I think what I have learnt most of all from the short time I’ve been doing this, is that writing and running a blog takes time, dedication, and love.

When I post frequently I see more engagement and traffic – which obviously makes sense. It is not all about followers but it is nice to know that people enjoy reading what I have to say.

I’ve already met some really nice people via this little online community and I think it’s really important to engage with other like minded people. I love starting conversations with people about books and will be forever grateful for this platform!

I have really enjoyed the process of curating my little corner of the internet – although my blog is by no means perfect or big, I’m proud of how far I have come. I used to get so nervous about posting and people reading my work, but now it has just become routine. It has done the world of wonders for my confidence and finding a ‘voice’ as a writer.

Image: Violet Daniels

Starting this blog has also given me access to lots of advanced copies of books, for which I am very grateful for. One thing is for sure – I feel like I am never going to run out of things to read! It’s so nice to play an active part in the reviewing process and know that I could influence a reader to buy the book and also, help the author.

Reading has now become such a big part of my life and I really do love writing about books and sharing my reviews with you. I feel out of love with reading for pleasure when I was at university and am so glad I can now read what I want. I’m a firm believer in the power of books and only want to spread that message.

I’ve also enjoyed sharing my thoughts on politics. These posts don’t do as well, partly because with everything going on at the moment, I think it’s nicer to read about other things! Nonetheless, Covid-19 has been a testing time for the government, and I think it is important that we scrutinize them and go on doing so. I have always had a passion for politics and will continue to share my thoughts and ideas on this platform. However, I do this more on Backbench.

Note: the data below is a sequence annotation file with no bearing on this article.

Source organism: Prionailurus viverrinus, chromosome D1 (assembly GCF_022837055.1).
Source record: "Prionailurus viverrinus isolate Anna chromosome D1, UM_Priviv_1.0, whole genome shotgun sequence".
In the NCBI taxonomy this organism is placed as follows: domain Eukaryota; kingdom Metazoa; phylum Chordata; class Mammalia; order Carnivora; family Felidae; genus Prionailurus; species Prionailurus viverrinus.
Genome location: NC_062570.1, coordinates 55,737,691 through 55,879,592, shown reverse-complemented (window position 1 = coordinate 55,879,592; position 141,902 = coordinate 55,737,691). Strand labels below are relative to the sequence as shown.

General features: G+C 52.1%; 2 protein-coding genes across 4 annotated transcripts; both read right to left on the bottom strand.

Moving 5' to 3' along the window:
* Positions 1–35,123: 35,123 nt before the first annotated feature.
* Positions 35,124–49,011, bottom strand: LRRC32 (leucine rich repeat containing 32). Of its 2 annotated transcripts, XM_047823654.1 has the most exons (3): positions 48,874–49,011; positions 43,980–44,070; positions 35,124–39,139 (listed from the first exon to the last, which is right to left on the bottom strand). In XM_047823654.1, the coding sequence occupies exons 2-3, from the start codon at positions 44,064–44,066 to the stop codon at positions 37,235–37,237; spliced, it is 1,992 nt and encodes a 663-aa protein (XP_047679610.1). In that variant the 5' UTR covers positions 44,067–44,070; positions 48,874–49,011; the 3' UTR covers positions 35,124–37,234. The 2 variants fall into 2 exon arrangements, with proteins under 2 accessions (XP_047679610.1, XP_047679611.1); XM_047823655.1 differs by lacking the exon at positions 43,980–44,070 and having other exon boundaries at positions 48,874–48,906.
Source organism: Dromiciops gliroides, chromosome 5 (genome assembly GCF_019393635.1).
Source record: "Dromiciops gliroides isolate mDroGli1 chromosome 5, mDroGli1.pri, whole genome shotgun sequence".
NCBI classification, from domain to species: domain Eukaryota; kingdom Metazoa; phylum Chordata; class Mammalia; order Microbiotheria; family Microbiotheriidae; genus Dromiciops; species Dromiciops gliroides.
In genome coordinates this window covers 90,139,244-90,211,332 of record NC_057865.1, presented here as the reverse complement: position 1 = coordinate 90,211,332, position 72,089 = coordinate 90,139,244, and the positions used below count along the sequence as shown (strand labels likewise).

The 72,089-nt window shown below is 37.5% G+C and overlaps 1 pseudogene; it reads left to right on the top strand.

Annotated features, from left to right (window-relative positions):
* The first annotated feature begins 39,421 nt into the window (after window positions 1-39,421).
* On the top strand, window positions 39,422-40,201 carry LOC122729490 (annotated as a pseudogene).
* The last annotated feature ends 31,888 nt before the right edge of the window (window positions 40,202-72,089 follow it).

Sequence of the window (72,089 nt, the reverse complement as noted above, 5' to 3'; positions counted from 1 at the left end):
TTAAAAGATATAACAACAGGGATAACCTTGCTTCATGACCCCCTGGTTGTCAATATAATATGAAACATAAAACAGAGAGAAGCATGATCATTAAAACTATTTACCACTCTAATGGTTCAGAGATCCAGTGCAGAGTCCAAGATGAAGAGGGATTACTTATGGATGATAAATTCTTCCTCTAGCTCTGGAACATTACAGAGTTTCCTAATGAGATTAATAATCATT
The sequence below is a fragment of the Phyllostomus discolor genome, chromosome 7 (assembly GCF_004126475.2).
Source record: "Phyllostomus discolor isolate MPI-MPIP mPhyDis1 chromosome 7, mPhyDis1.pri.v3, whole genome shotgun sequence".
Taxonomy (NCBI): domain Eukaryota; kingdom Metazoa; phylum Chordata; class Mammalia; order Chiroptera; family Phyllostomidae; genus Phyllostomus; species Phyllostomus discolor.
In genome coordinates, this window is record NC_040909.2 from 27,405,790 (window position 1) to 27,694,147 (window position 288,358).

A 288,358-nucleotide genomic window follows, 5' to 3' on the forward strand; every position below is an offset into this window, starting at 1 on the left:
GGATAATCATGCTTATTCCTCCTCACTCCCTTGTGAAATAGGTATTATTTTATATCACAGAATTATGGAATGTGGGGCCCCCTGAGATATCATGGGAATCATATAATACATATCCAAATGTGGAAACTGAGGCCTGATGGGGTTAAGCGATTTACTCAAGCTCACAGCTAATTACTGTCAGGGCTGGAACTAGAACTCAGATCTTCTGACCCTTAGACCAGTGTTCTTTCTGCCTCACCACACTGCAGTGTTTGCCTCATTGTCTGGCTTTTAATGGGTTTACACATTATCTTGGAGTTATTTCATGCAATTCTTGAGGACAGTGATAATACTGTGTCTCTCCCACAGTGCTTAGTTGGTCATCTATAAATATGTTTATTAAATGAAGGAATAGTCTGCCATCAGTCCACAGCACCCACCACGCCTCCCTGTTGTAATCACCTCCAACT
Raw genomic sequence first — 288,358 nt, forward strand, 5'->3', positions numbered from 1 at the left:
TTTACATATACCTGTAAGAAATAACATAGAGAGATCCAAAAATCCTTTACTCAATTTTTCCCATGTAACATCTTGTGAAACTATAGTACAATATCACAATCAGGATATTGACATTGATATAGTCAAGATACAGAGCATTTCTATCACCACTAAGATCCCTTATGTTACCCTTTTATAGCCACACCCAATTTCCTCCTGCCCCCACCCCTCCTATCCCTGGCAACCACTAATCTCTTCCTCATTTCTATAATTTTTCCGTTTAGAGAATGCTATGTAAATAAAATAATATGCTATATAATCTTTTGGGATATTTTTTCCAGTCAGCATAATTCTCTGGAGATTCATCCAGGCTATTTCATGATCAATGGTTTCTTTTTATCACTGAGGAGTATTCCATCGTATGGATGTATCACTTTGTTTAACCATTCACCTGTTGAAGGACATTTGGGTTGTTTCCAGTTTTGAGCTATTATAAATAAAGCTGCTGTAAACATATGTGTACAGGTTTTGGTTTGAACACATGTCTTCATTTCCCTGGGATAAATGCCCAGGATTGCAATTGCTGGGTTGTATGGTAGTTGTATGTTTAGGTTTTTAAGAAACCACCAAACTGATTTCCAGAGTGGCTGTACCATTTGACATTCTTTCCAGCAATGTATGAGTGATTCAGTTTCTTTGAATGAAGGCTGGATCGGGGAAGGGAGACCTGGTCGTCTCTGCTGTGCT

Honestly, writing has been keeping me sane over this period. Without it, I would be pretty lost!

I just want to say a massive thank you to everyone who reads my posts, likes and comments, and who follows me – I am hugely grateful and really appreciate your support. I can’t wait to see what the rest of the year brings!

Love and best wishes,

Violet xxx

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Covid-19 has made a government of disgrace the new normal

For any government, facing a global pandemic would be an enormous political challenge. The implementation of an unprecedented nationwide lockdown could never have been predicted back in December, when the Tories won their majority. However, the actions they have taken will indiscriminately define the rest of their tenure.

Regardless of the demanding nature of our current climate, without a doubt, this crisis has exposed this government and the Prime Minister, for what they really are.

Crises are known for bringing to the surface the real nature of leaders in defining moments. For over a decade, our country has been led by the same party, but the crisis has revealed ever more blatantly, the kind of politics they wish to govern by. In the wake of the pandemic one would hope the world will become a better place. But will this transfer to British politics?

The country held its breath when Boris Johnson was taken into intensive care in early April and it was a defining moment in the nation’s experience of the crisis. Furthermore, the Health Secretary, Matt Hancock, contracted the virus at the end of March. Unlike Johnson, Hancock managed to escape with a mild experience of the virus. Despite having a real and life threatening experience, it seems ludicrous that the PM has opened the floodgates as early as July 4th, even encouraging a return to hustle and bustle, despite a still ever present threat in circulation

Image: Insider. Soho, London, 4 July.

Furthermore, these past few weeks have seen the rise of racial tensions in Britain, in response to the death of George Floyd, who was murdered by a white policeman in Minneapolis. The Black Lives Matter movement has hit many cities and towns across the country in joining the fight against exposing the persistent racial inequality in our country and expressing solidarity with America. However, this was also met with protests from the far right, evoking, “scenes of violence, desecration and racism” in central London just a few weeks ago.